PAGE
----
Published by Regnery Publishing, Inc. in 2012.
Winston Groom, forever to be known as the author of Forrest Gump , has busied himself with a series of non-fiction books as of late. His latest is this short biography, Ronald Reagan: Our 40th President. The publisher lists this book as "juvenile nonfiction" but this adult also enjoyed this 148 page biography.
This is not a controversial "let's set the record straight" book. I detected no political bias except for the fact that is a generally friendly book towards Reagan. That being said, Groom covers the lows of Reagan's personal (strained relationships with his children, for example) and political life (Iran Contra - it gets more attention than almost any aspect of his presidency) and covers them as thoroughly as a book of this size should.
|Ronald Reagan (1911-2004)|
In my real job, when I am not blogging, I am a secondary social studies teacher and I can easily say that if Groom wanted to busy himself writing biographies of all of the recent presidents I would be glad to put them all in my classroom library. This one tells the basics of Reagan's life. Let the student learn that and later on, when they know more, they can start to put value judgments on his actions and choices.
That being said, there is a problem with the book. While Groom may know how to tell someone's life story in an interesting way, he seems to have no head for figures. On page 4 he discusses the impact of a horrific 12% inflation rate (the rate when Reagan assumed the presidency) and he incorrectly asserts that a 12% interest rate means that in 8 years the value of a dollar saved 8 years earlier "would be worth exactly zero." That is not correct. A 12% inflation rate means that in 6 years the prices of everything would be double (following the "rule of 72") and that saved dollar would only buy half as much, but it would still have value. On page 144 he states the United States spent $8 trillion dollars on the Cold War. He states that equals spending $1 billion per day for 8,000 years. Considering that 1 trillion equals 1,000 billion, it would really equal $1 billion per day for 8,000 days (about 22 years).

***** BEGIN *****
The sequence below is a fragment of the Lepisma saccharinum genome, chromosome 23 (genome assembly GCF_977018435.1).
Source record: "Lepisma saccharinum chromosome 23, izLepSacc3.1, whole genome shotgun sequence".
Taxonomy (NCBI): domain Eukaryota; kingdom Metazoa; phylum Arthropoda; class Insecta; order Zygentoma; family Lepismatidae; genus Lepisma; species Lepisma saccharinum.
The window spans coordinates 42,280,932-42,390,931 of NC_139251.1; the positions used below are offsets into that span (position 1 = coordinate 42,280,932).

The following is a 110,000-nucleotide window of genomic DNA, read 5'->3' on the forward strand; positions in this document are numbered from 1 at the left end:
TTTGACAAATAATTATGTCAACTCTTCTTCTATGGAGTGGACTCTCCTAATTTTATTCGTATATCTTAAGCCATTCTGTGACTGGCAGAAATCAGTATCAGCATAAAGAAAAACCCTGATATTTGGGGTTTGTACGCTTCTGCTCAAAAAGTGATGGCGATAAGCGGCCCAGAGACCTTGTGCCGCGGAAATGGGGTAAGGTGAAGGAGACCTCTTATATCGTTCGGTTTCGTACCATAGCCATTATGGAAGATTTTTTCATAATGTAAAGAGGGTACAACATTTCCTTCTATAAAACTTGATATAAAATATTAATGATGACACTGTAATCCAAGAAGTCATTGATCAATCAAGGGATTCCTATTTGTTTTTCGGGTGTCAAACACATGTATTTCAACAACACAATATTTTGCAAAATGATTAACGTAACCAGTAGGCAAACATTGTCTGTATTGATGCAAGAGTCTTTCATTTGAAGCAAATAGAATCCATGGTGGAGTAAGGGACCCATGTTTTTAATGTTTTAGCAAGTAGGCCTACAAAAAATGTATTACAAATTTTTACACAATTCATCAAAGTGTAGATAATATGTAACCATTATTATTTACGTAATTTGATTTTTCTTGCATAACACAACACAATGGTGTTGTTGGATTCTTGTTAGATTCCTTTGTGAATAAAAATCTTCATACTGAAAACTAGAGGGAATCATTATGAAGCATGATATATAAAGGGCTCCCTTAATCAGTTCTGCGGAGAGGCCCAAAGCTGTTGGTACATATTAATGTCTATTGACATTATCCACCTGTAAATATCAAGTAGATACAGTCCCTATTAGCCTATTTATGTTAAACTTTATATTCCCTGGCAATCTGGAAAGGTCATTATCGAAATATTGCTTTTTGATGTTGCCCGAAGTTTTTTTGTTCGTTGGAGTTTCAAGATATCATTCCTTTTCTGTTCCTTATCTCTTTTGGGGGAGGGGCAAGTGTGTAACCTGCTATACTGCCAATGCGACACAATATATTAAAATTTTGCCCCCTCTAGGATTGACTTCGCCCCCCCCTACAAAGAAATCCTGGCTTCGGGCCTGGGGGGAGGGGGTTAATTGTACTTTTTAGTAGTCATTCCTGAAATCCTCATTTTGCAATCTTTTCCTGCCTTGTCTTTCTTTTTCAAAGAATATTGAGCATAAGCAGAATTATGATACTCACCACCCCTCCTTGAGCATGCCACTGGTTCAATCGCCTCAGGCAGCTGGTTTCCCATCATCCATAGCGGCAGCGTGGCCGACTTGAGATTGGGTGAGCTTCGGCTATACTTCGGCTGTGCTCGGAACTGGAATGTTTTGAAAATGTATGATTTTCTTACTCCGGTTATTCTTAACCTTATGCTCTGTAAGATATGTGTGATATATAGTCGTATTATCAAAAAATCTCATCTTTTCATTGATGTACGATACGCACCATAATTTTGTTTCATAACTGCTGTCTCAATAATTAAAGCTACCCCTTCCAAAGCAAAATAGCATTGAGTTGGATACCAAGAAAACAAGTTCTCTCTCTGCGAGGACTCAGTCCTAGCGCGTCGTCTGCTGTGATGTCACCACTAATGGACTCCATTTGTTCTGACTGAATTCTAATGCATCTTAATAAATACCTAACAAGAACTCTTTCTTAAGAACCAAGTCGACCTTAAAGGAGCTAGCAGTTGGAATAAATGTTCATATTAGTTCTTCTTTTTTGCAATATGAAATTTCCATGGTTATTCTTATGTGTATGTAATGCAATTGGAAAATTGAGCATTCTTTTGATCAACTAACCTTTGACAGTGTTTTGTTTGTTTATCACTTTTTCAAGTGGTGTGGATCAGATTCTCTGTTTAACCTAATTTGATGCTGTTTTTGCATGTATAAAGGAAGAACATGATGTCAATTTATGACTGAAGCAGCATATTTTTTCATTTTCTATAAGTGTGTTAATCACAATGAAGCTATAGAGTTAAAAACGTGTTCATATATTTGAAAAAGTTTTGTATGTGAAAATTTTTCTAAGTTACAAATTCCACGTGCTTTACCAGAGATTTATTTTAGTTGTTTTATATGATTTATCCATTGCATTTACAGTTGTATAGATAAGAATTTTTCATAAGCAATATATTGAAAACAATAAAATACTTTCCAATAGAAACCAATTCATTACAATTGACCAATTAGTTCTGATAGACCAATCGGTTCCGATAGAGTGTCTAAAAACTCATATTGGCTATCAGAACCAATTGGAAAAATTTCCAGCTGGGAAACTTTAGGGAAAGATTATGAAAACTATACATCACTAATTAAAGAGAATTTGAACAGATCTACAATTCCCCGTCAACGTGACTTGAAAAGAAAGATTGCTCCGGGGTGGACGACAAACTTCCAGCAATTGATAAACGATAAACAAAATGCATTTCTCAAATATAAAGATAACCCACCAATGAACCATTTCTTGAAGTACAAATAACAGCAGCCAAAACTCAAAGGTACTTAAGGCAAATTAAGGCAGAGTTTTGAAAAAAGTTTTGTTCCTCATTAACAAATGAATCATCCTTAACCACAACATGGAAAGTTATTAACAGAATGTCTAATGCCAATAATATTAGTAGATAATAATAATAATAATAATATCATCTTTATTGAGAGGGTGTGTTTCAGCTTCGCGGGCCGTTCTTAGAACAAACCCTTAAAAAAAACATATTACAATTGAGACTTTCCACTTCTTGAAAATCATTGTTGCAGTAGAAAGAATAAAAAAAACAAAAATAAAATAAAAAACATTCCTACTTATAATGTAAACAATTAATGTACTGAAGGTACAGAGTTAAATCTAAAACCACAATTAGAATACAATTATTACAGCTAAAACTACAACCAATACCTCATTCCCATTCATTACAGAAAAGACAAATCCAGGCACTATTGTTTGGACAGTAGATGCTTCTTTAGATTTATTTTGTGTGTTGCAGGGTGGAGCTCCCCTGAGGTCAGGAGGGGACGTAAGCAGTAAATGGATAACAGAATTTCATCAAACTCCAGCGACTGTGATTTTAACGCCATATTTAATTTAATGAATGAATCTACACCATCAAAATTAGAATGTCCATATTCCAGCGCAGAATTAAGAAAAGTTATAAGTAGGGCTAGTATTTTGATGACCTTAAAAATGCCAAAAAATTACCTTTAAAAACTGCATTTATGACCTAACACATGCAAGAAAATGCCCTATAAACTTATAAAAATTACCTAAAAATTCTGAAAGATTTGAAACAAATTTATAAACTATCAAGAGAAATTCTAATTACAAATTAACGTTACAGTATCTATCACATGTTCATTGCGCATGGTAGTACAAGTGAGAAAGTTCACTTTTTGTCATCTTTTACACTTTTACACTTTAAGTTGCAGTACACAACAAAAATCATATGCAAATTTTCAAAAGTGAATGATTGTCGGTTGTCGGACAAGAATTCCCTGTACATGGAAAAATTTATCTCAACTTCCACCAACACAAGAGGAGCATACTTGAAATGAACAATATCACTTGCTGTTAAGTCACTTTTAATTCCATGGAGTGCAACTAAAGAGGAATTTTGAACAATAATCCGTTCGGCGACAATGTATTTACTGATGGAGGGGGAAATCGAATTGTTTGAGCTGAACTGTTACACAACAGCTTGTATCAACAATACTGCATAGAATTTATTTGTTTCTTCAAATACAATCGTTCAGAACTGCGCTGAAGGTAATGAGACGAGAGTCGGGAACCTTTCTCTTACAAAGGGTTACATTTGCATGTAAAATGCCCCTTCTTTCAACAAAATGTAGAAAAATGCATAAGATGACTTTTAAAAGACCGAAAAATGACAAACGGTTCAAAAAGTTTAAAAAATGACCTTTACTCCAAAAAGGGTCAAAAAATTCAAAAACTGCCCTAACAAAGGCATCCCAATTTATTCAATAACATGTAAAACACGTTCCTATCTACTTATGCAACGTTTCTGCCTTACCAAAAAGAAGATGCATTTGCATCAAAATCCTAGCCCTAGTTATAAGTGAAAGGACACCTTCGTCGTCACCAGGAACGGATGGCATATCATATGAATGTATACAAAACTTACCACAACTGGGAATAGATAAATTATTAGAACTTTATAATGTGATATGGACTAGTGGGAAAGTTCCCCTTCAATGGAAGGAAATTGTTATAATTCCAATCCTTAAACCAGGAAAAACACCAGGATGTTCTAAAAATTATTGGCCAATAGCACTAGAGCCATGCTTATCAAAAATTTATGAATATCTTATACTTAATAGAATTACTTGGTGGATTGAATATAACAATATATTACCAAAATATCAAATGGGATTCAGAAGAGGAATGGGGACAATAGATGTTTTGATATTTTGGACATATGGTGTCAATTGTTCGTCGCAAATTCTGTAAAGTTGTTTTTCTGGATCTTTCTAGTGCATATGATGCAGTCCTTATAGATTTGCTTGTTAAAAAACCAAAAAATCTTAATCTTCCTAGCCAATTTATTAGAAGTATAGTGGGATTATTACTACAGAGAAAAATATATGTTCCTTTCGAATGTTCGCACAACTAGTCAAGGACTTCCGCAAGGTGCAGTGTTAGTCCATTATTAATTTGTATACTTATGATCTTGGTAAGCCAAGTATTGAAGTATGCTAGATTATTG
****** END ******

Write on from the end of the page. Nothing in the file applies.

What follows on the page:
So, read this book for what it is - a story well told. And, as always, check the other guy's math. Or, as Reagan noted: "Trust, but verify."
I rate this biography 4 out of 5 stars.
This book can be found on Amazon.com here: Ronald Reagan Our 40th President.
Reviewed on February 25, 2012.